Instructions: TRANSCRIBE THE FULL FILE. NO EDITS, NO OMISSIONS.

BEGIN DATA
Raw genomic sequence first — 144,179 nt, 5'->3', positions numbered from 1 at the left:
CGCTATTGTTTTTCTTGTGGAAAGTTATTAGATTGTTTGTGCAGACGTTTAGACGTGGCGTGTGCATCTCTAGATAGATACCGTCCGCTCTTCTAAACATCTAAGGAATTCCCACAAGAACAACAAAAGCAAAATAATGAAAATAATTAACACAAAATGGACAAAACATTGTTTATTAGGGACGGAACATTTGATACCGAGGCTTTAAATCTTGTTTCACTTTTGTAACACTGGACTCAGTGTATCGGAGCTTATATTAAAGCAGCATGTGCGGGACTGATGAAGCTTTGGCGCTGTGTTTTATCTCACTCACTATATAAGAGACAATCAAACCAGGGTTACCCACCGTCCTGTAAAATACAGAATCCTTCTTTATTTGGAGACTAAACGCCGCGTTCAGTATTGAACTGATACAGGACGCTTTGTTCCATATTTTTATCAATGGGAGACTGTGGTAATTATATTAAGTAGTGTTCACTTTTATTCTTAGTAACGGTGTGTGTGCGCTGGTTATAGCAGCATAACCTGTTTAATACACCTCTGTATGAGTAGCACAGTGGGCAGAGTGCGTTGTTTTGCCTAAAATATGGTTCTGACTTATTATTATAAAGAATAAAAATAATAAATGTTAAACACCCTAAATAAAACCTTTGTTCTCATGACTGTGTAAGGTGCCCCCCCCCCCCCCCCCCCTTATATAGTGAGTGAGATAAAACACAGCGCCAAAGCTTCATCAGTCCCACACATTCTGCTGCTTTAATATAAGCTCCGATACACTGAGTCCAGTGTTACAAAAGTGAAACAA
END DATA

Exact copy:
Raw genomic sequence first — 144,179 nt, 5'->3', positions numbered from 1 at the left:
CGCTATTGTTTTTCTTGTGGAAAGTTATTAGATTGTTTGTGCAGACGTTTAGACGTGGCGTGTGCATCTCTAGATAGATACCGTCCGCTCTTCTAAACATCTAAGGAATTCCCACAAGAACAACAAAAGCAAAATAATGAAAATAATTAACACAAAATGGACAAAACATTGTTTATTAGGGACGGAACATTTGATACCGAGGCTTTAAATCTTGTTTCACTTTTGTAACACTGGACTCAGTGTATCGGAGCTTATATTAAAGCAGCATGTGCGGGACTGATGAAGCTTTGGCGCTGTGTTTTATCTCACTCACTATATAAGAGACAATCAAACCAGGGTTACCCACCGTCCTGTAAAATACAGAATCCTTCTTTATTTGGAGACTAAACGCCGCGTTCAGTATTGAACTGATACAGGACGCTTTGTTCCATATTTTTATCAATGGGAGACTGTGGTAATTATATTAAGTAGTGTTCACTTTTATTCTTAGTAACGGTGTGTGTGCGCTGGTTATAGCAGCATAACCTGTTTAATACACCTCTGTATGAGTAGCACAGTGGGCAGAGTGCGTTGTTTTGCCTAAAATATGGTTCTGACTTATTATTATAAAGAATAAAAATAATAAATGTTAAACACCCTAAATAAAACCTTTGTTCTCATGACTGTGTAAGGTGCCCCCCCCCCCCCCCCCCCTTATATAGTGAGTGAGATAAAACACAGCGCCAAAGCTTCATCAGTCCCACACATTCTGCTGCTTTAATATAAGCTCCGATACACTGAGTCCAGTGTTACAAAAGTGAAACAA